While some state universities and agriculture departments say that cover crops can be planted after any herbicide application if the crops are not used for food or feed and if growers will accept a reduced stand (because the cover crop may be sensitive to the herbicide), Jennings said those statements are not from EPA.

Hicks is trying to get the State FIFRA Issues Research and Evaluation Group’s Pesticides Operations and Management subcommittee to write an issue paper to send to the EPA to address this problem. (FIFRA is the Federal Insecticide, Fungicide, and Rodenticide Act.)

Jennings drafted a letter to the EPA and to the Maine Congressional delegation about this issue.

Pesticide Safety for Migrant Workers

The BPC approved a $3,500 grant to the Maine Migrant Health Program and Eastern Maine Development Corporation for a worker safety training program for the summer of 2015 – something the board has done since 1995. Elizabeth Charles of the Maine Migrant Health Program said that in 2014 the program hired one person who presented a standardized Worker Protection Standard curriculum, farmworker opportunity curricula, pesticide safety around families and children and heat stress prevention.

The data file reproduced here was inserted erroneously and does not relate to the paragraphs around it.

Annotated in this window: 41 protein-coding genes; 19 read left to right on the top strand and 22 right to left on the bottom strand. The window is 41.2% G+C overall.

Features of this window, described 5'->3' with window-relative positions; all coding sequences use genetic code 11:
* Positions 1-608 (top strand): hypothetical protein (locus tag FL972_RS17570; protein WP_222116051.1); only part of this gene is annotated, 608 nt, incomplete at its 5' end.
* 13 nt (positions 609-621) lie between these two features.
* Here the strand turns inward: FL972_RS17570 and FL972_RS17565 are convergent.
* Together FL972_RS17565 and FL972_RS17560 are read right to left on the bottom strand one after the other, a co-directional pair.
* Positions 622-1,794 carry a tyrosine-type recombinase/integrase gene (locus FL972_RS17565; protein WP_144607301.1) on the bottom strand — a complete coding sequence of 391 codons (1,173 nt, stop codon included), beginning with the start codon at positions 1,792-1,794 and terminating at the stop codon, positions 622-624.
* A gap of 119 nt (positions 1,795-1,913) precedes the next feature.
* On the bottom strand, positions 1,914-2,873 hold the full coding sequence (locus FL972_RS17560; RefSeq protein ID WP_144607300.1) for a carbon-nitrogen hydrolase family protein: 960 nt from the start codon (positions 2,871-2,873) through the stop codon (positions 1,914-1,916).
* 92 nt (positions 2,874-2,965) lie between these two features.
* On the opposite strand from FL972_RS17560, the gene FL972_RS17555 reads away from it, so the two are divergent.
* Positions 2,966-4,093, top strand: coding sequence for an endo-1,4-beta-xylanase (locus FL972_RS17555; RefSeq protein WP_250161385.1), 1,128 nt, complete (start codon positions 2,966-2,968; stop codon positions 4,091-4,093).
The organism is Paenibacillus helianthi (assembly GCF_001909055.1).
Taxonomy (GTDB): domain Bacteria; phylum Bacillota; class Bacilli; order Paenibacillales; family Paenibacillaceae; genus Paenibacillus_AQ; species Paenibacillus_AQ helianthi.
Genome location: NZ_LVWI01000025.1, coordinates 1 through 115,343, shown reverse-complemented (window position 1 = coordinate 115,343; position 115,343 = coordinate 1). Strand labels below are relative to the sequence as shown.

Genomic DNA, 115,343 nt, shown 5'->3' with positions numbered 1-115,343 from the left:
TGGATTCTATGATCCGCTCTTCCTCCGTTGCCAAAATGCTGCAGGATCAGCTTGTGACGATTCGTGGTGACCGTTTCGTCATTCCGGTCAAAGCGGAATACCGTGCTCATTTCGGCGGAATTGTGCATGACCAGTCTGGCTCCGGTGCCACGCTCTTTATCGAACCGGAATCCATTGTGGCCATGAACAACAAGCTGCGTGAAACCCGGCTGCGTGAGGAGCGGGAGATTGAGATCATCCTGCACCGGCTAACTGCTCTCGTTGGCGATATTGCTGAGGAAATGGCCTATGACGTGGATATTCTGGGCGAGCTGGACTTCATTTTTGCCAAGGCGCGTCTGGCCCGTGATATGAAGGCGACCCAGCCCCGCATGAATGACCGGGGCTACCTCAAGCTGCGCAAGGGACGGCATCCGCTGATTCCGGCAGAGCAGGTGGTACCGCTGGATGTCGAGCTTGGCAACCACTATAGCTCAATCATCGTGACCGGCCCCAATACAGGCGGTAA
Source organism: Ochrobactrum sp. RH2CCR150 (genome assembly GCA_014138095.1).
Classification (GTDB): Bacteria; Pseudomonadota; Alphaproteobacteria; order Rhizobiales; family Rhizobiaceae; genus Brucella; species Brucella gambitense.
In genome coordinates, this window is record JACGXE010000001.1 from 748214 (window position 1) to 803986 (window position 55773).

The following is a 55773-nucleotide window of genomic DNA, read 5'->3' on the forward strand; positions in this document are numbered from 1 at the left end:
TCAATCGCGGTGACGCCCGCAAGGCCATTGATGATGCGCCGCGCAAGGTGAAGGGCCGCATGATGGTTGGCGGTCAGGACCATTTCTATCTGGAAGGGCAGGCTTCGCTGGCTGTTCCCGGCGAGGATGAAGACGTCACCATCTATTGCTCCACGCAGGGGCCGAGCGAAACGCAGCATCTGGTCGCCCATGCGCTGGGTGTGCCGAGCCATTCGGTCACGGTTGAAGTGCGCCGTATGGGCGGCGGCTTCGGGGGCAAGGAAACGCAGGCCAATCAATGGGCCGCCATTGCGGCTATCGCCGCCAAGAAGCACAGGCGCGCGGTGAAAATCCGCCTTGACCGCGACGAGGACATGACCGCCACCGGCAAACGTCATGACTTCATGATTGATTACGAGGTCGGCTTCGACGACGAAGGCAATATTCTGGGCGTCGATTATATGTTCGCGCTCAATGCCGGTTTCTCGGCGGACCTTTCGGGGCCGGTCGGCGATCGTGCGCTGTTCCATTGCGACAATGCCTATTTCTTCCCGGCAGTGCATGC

In January 2016 the BPC approved a $3,675 grant to the program. The slight increase in funding will help cover an increase in costs related to administering the program.

Water Quality Monitoring

Maine law directs the board to survey for pesticide residues in ground and surface water. Mary Tomlinson, pesticides registrar and water quality specialist, said that groundwater samples taken in March and April 2014 from 47 wells were tested for 96 pesticides. Thirty-two wells tested positive, and 23 analytes (chemical constituents) were detected for a total of 81 hits. Ten wells had very low concentrations, while one was tested again because the numbers were above the maximum contaminant level. Jemison agreed to try to help mitigate impacts on that well.

In 2015, testing of 50 wells detected seven pesticides in 43 wells with a total of 62 detects, all well below maximum contaminant levels and health advisory guidelines, according to Tomlinson.

Also related to water quality, the BPC convened an Environmental Risk Advisory Committee (ERAC) in 2014 to “examine whether current pesticide residues have the potential to affect the lobster industry in Maine directly or via impact on other marine organisms.” It submitted a report to the Legislature in January 2015 ( that identified four priority compounds for analysis: pyrethrins, synthetic pyrethroids (including resmethrin), methoprene and fipronil.